“If any of you is lacking wisdom, ask God, which gives to all generously and ungrudgingly, and it is yours.  But ask in faith, never doubting, for the one who doubts is like a wave of the sea, driven and tossed by the wind.”

James 1:5-6


Contemplation Notes for Using this Devotional:

  • This advice from James, Jesus’s brother, comes from the section often titled, “Faith and Wisdom.” It encourages us to activate our faith by connecting with the Presence of God within and trusting our own still, small voice.
  • Faith is inner belief we feel before we see results demonstrated around us. Because we already have all the faith we need, our spiritual practice is directing that faith toward what we truly desire.
  • Faith is difficult to find in the external, like on Instagram or through another person. If we continually look for faith outside of ourselves, we may struggle with self-doubt, even when others appreciate our experience or say they believe in us.
  • Faith thrives in our intuitive mind because it feels and knows without analysis. It stays strong when we’re:
    • confident.
    • courageous.
    • flexible.
    • patient.
    • resilient.
  • In comparison, doubt is confused, untrusting thought based in our linear, analytical mind. When we doubt ourselves, we second-guess the spirit within, mentally entangling ourselves by attempting perfection and/or striving to feel worthy and deserving of success.
  • Doubt flourishes with negative What-If thinking, such as, what if I:
    • don’t have all the answers/information.
    • don’t know how it’ll turn out.
    • mess up.
    • hurt myself or someone else.
    • people laugh at me or don’t like me.
  • In a June 2022 article in Neuroscience News, Professor Kay Brauer from the Institute of Psychology at Martin Luther University Halle-Wittenberg, Germany explains that “a healthy amount of reflection and self-doubt can protect a person from acting rash.” For example, so they don’t invest their life-savings in only one stock fund. But those who are continually overwhelmed by self-doubt base their success on “external circumstances” like “luck and chance.”  Yet, she adds, they internalize failure and believe it’s due to “their own shortcomings” alone.  This means, for example, that they ignore factors like rainy weather, slick roads, and poor visibility when they run a slower-than-usual 5K.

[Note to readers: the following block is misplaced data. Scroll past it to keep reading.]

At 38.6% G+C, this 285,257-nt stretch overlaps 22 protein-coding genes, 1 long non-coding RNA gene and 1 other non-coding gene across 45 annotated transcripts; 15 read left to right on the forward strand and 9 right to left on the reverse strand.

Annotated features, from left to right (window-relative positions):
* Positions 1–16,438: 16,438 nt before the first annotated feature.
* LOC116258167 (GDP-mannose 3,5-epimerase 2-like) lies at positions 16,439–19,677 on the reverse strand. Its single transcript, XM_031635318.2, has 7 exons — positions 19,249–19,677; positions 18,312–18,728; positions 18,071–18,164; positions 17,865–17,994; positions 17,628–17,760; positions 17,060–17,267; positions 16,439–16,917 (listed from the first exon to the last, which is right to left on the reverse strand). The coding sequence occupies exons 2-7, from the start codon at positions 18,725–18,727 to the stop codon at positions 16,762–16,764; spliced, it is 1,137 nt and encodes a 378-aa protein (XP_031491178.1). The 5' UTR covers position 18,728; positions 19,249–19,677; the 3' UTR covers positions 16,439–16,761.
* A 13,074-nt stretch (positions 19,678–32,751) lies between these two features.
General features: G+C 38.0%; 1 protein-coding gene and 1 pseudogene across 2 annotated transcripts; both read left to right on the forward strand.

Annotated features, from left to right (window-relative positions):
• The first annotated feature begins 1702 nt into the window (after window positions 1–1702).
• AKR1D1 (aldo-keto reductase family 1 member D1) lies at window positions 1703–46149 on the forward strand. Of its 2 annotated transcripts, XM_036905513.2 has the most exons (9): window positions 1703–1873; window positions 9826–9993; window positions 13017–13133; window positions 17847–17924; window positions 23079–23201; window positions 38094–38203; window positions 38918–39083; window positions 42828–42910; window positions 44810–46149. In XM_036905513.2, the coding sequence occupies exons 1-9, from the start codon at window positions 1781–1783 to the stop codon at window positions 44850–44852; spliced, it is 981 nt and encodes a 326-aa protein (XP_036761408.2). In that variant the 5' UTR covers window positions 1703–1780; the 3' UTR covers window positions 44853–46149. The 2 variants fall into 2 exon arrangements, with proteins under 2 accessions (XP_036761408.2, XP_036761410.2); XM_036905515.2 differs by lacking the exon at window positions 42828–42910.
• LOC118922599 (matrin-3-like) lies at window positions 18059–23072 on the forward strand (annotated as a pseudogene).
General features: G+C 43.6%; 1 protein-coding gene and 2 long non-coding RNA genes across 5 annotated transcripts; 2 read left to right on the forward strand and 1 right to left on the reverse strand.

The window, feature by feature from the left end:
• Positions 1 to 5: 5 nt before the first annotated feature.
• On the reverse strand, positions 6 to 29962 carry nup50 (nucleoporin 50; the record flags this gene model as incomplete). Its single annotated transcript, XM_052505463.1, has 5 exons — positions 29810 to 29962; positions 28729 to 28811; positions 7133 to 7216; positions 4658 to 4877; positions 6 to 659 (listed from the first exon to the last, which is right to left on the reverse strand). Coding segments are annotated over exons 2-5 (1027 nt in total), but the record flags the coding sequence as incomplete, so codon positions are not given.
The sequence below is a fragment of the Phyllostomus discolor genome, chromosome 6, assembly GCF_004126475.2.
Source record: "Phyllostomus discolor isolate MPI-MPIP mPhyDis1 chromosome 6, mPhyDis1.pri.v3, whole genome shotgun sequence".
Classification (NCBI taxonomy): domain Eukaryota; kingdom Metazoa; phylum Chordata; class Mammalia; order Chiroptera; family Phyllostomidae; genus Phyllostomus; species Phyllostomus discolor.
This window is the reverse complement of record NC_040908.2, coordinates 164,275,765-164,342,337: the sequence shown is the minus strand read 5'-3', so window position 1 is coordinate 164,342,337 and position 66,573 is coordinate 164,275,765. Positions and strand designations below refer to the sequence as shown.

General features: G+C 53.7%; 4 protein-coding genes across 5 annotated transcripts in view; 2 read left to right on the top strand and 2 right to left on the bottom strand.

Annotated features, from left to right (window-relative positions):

• Demonstration is your evidence of what does or doesn’t work in your life. You demonstrate a strong faith when you believe in the power and presence of God within you. You aren’t tossed among waves of doubt because you also believe in yourself, relying on both your intuition and your intelligence to discern what’s best for your life.


Contemplation Questions:

As you reflect on your life and circumstances, ask yourself:

  • When I reflect on my faith overall, what is overshadowed by doubt?
    • Without analysis or judgment, list, word map, or illustrate the doubts on paper or screen so you stop carrying them in your mind and body.
    • Next, breathing deeply, taking as long as you need, consider each doubt.
    • Then, create a new list, word map, or illustration which reframes the doubts into faith.
  • When I reflect on my faith overall, in what ways do both my intuition and my intelligence support me?
    • List, word map, or illustrate as many ways as you can.
  • What are at least three (3) ways I can continue moving beyond any doubts to live faithfully?
    • List, word map, or illustrate as much as you can imagine.


It’s an act of courage and strength to overcome doubt and take the first step forward.  So, as you work with this devotional, don’t let doubt dampen your enthusiasm or override your inner wisdom.  Instead of saying you can’t do something or worrying about every detail, direct your faith toward God’s grace and compassion.  Focus fully on what you want, not on what you don’t.  Whenever you feel doubtful, affirm: “My faith is strong.  I courageously move beyond any doubt to claim my good now.”


© 2023 – Rev. Jennifer L. Sacks – All rights reserved.

Photo by from Shutterstock by Rosliak Nataliia.

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